This week I'm off to Raleigh/Durham North Carolina on Wednesday to do Deconstructing Broadway as well as a master class. Then on Sunday, I'm doing another master class... or should I say Mastre Classe. Oui, I'll be in Montreal!
We're going to take a 12 hour Amtrak up to Montreal which is really scenic and great for getting writing done. However, before I focus on the future, let me obsess on the past (my mother's specialty). Last week, I had Hal Linden on my SiriusXM talk show, "Seth Speaks." Turns out, he began as a musician. He played reeds (especially clarinet) and performed in the Army big band during the Korean War. Once in a while, he'd sing a song in one of the army concerts with his instrument around his neck. At one of the shows, they asked him to play a role. He had never really acted before, but the moment he got his first laugh, he wanted more. He had always planned on joining a big band when he got out of the army, but the end of the war happened to coincide with the end of the big band era so he used his GI bill money to go to acting school. He was working in summer stock and one of the girls he was seeing who was the chorus of Bells Are Ringing told him there was an opening in the show. It was a small chorus role that would also understudy Sydney Chaplin (the leading man). Since Hal had no New York experience, he had to audition starting with the stage manager, then the casting associate, then to the creative staff and finally opposite Judy Holliday!
He got the part and began rehearsals on a Monday. They decided to teach him the Sydney Chaplin role first (instead of his chorus part) and it was a lucky thing because there was suddenly an outbreak of the Asian Flu (!) and Hal was on for the leading man that Saturday afternoon. Five days after he began rehearsal! He hadn't even finished blocking the show but he had a very good sense of it — he had seen it a lot since he was dating one of the girls in the show. When he got to the scenes he had never staged people in the cast simply pushed him where he needed to be. That happens all the time when someone goes on in a show with a lack of rehearsal. My friend Jennifer Simard taught me the show biz term which is "shove with love." As helpful as everyone was, it wasn't always able to override the fact that he hadn't rehearsed with any of the actors in the show; during one of the dances someone whispered, "Go across the stage to Louise" and he responded with, "Who's Louise?"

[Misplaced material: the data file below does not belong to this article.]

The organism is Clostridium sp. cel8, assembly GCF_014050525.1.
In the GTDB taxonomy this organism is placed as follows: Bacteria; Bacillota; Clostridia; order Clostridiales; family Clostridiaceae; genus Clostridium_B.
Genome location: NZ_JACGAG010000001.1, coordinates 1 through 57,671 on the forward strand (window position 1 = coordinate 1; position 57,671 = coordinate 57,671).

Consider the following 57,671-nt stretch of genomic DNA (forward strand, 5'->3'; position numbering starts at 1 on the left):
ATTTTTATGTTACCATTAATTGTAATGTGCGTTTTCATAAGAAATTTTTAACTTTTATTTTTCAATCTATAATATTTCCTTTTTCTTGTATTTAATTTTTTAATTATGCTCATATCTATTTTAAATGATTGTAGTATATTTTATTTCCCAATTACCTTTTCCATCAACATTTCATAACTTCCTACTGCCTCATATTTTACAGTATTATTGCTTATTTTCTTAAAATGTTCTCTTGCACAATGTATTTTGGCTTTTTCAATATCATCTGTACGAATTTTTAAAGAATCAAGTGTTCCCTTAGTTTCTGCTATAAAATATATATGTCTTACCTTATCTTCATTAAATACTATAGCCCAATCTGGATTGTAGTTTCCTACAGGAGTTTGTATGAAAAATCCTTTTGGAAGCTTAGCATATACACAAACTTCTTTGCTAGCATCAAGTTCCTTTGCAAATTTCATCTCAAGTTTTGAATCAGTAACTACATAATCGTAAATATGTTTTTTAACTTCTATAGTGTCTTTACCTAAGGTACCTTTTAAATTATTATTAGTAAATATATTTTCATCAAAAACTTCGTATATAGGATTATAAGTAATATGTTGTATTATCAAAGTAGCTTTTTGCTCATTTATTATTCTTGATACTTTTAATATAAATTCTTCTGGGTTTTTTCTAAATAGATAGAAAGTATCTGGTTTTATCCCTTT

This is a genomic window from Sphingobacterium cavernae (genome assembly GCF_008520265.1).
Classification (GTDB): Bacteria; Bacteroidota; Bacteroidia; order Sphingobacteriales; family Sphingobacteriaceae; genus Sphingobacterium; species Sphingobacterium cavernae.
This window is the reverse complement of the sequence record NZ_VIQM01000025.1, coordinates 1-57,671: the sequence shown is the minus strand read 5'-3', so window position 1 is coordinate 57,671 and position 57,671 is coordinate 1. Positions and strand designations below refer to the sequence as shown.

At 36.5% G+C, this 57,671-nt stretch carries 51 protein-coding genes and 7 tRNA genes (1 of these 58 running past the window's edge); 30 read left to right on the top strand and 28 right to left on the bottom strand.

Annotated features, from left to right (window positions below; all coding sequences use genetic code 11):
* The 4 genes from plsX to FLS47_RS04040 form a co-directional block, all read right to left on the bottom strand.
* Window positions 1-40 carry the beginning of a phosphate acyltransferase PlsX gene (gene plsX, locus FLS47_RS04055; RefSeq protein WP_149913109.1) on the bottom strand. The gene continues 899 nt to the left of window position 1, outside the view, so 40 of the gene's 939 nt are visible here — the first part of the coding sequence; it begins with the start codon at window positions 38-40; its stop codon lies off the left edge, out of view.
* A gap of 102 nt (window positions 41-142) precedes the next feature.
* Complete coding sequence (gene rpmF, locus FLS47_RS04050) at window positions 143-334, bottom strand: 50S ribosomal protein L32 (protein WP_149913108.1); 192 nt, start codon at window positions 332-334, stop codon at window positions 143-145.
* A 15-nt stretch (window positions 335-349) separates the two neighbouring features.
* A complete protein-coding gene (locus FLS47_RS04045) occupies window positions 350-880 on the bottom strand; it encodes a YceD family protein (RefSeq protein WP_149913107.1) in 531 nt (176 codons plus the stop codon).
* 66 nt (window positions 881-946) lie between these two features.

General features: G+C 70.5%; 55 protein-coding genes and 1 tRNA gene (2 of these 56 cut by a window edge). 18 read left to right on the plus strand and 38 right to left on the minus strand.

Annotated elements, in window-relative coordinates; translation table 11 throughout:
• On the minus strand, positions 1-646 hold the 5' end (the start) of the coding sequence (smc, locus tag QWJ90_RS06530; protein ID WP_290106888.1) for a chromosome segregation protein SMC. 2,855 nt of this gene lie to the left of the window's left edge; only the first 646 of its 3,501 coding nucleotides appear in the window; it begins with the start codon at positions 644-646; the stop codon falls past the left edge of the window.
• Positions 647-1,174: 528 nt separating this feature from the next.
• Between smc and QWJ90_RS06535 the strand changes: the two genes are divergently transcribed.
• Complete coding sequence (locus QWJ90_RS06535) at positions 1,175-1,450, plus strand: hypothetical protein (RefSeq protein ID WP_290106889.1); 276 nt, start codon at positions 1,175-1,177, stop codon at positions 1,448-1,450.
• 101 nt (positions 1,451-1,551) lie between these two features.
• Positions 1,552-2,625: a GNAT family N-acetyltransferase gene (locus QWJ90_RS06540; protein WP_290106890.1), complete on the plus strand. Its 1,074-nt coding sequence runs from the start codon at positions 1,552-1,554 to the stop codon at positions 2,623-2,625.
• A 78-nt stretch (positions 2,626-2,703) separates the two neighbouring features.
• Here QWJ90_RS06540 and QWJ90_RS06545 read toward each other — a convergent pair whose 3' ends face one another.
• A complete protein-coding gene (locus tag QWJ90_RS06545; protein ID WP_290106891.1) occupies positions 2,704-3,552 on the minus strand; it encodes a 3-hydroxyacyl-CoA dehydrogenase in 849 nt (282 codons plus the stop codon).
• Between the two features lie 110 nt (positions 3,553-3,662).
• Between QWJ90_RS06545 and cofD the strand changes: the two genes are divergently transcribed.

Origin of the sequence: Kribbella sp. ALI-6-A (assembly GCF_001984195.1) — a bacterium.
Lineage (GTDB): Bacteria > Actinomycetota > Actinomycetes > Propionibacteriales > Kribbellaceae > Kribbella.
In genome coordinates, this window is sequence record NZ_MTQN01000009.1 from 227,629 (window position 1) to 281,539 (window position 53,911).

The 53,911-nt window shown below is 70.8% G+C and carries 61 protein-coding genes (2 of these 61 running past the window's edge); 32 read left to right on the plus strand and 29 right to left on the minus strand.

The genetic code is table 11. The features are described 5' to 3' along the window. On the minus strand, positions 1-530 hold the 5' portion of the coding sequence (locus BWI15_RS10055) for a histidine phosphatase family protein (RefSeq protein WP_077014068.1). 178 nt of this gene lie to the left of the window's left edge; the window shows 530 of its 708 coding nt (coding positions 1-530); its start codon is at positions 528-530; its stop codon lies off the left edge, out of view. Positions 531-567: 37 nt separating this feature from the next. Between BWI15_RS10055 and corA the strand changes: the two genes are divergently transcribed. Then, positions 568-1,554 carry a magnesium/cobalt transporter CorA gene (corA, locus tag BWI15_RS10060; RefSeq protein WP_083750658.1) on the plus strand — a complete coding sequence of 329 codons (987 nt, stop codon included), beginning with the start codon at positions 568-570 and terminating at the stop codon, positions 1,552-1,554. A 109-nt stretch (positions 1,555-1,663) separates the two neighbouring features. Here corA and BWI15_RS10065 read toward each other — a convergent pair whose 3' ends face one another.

Hal, of course, is now more famous for television than he is for Broadway, and that happened in a very arbitrary and wonderful way. In the early '70's, Danny Arnold was doing a film in Manhattan and brought his family with him. Every day he'd film and send his family on New York excursions (Statue of Liberty, Empire State Building etc). One day his family rebelled and told him that they were sick of going off by themselves and wanted to be with him. It turned out to be a day where he didn't have to be on the set so he joined them on their afternoon activity which happened to be a matinee of The Rothschilds. A few years went by and he went on to create "Barney Miller." The network executives sent him a list of actors who had high so-called TVQ, but he told them that he already had an actor in mind... someone he had seen at a matinee performance a few years back. Hal told us that Danny hadn't come backstage after he saw the show or sent a letter or contacted him in any way. Simply out of the blue, two years later, Hal was offered the title role in a new television show that lasted for eight seasons! So, to all of you actors out there, no marking! You never know who's in the crowd that might change your career one day.
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